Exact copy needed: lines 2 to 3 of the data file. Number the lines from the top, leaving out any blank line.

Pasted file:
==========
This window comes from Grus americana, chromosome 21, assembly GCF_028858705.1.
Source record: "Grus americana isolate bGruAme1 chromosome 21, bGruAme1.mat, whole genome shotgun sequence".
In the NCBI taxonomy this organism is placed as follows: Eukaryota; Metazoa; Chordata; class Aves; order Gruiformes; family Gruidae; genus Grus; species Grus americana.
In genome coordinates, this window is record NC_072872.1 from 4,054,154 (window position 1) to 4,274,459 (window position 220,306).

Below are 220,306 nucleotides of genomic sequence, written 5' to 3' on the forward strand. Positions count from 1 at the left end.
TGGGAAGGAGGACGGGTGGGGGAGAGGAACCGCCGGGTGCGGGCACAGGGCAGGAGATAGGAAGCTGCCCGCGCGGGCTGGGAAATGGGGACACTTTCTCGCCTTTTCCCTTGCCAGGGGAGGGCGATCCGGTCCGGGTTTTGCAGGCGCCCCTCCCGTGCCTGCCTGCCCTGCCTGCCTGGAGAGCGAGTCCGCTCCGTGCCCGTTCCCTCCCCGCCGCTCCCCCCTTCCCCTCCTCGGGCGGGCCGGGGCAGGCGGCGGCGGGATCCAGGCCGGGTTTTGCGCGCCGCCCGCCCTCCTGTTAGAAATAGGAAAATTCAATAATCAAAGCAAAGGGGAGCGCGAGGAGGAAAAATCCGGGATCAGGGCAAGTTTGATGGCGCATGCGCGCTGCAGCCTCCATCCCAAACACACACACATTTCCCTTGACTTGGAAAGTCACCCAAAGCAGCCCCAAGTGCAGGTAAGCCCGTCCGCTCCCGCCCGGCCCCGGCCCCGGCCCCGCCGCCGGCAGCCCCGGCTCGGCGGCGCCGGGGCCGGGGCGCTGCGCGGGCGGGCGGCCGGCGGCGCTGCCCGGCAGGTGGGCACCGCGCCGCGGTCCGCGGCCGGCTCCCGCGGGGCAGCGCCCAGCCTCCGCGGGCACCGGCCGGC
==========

Source record: "Grus americana isolate bGruAme1 chromosome 21, bGruAme1.mat, whole genome shotgun sequence".
In the NCBI taxonomy this organism is placed as follows: Eukaryota; Metazoa; Chordata; class Aves; order Gruiformes; family Gruidae; genus Grus; species Grus americana.